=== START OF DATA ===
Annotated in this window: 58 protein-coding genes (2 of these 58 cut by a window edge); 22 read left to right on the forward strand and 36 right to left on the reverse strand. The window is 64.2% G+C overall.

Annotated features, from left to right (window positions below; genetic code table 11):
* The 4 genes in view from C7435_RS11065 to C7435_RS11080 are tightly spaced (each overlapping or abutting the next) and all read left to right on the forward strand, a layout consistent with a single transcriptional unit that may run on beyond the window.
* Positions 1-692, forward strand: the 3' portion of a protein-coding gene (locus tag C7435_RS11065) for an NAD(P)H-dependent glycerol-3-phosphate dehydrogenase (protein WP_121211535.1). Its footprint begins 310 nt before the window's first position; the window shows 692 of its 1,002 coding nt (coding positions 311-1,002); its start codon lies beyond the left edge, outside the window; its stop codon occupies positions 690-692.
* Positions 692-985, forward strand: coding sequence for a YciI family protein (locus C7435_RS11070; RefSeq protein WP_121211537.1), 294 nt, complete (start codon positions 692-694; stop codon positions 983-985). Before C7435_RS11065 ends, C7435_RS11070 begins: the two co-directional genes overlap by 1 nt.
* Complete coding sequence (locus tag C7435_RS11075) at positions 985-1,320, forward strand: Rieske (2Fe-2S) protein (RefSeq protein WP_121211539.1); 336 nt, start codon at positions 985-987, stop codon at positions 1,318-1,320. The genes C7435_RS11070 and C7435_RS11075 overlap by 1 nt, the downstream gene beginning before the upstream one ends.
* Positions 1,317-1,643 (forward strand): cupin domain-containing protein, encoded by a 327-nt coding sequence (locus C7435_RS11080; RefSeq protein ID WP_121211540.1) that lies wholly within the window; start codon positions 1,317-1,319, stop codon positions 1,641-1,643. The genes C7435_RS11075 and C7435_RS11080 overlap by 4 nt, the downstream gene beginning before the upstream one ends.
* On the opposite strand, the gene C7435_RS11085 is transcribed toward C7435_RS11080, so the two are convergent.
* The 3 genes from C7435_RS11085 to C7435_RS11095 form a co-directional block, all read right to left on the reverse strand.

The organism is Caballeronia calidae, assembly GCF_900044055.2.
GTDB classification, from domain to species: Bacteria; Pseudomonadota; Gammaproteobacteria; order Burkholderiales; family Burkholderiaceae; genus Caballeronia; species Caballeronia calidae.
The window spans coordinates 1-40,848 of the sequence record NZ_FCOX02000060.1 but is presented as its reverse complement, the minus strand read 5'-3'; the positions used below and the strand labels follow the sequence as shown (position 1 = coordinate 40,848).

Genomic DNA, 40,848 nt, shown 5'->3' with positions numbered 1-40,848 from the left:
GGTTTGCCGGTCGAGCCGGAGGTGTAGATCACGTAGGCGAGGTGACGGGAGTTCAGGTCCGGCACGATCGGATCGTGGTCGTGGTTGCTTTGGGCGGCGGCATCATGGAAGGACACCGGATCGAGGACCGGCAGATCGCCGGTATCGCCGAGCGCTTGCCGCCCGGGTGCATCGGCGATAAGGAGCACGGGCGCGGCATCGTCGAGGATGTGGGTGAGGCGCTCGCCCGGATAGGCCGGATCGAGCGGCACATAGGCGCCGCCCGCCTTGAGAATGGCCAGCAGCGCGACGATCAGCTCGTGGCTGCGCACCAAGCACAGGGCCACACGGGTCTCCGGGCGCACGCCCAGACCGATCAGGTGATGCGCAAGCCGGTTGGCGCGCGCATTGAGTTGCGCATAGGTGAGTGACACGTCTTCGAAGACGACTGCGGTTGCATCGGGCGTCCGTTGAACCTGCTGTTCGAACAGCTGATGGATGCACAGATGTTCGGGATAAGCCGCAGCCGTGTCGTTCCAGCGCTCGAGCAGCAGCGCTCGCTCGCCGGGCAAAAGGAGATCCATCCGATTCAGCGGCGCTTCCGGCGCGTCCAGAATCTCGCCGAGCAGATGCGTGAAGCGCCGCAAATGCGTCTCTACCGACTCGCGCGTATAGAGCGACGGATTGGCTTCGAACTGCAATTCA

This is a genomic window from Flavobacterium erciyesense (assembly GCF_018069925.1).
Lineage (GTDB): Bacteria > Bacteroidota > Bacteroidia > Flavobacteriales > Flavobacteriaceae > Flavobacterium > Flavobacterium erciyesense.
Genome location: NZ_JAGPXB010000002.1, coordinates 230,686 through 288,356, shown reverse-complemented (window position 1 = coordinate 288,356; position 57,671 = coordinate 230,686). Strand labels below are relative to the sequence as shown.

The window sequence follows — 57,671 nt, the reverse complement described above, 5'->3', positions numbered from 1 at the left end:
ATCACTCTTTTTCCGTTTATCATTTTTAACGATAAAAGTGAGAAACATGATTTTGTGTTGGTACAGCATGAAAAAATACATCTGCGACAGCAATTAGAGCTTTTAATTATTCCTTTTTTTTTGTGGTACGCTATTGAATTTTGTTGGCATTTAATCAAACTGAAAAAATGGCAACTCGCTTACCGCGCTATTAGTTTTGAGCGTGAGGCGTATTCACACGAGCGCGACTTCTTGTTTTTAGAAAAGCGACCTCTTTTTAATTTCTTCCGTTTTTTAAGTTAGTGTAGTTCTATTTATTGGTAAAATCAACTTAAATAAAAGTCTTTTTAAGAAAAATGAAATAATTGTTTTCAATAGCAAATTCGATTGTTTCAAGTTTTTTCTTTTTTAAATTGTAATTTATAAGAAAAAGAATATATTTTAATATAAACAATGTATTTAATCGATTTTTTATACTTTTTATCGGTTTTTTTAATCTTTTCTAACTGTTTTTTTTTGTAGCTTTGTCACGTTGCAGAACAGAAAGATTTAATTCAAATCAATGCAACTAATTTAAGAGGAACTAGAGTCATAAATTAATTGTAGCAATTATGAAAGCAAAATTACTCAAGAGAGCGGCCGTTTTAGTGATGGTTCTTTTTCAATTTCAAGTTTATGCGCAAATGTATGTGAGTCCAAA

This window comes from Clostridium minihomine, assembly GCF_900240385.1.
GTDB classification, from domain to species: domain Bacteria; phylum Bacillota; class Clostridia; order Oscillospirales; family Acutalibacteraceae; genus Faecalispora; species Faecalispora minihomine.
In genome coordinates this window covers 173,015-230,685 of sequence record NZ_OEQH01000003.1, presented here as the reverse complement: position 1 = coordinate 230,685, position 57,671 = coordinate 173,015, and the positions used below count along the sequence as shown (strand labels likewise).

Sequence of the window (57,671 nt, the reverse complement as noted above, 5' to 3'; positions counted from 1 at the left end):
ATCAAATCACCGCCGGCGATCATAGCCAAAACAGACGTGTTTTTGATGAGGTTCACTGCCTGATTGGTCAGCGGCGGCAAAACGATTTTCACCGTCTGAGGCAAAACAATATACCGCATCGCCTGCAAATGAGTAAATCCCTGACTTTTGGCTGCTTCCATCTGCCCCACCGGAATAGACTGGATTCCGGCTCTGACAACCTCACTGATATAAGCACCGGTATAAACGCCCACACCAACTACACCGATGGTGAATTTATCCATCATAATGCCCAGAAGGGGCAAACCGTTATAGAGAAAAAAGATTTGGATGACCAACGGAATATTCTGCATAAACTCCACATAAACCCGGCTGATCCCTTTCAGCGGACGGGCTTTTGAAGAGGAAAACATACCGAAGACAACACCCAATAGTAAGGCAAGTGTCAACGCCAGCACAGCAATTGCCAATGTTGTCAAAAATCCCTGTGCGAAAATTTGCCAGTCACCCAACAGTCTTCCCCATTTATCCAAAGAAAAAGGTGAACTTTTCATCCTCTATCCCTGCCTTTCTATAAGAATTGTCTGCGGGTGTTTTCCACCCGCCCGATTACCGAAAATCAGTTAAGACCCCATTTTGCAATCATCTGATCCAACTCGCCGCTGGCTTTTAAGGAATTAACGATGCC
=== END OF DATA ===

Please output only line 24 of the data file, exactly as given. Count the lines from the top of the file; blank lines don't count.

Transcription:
ATCAAATCACCGCCGGCGATCATAGCCAAAACAGACGTGTTTTTGATGAGGTTCACTGCCTGATTGGTCAGCGGCGGCAAAACGATTTTCACCGTCTGAGGCAAAACAATATACCGCATCGCCTGCAAATGAGTAAATCCCTGACTTTTGGCTGCTTCCATCTGCCCCACCGGAATAGACTGGATTCCGGCTCTGACAACCTCACTGATATAAGCACCGGTATAAACGCCCACACCAACTACACCGATGGTGAATTTATCCATCATAATGCCCAGAAGGGGCAAACCGTTATAGAGAAAAAAGATTTGGATGACCAACGGAATATTCTGCATAAACTCCACATAAACCCGGCTGATCCCTTTCAGCGGACGGGCTTTTGAAGAGGAAAACATACCGAAGACAACACCCAATAGTAAGGCAAGTGTCAACGCCAGCACAGCAATTGCCAATGTTGTCAAAAATCCCTGTGCGAAAATTTGCCAGTCACCCAACAGTCTTCCCCATTTATCCAAAGAAAAAGGTGAACTTTTCATCCTCTATCCCTGCCTTTCTATAAGAATTGTCTGCGGGTGTTTTCCACCCGCCCGATTACCGAAAATCAGTTAAGACCCCATTTTGCAATCATCTGATCCAACTCGCCGCTGGCTTTTAAGGAATTAACGATGCC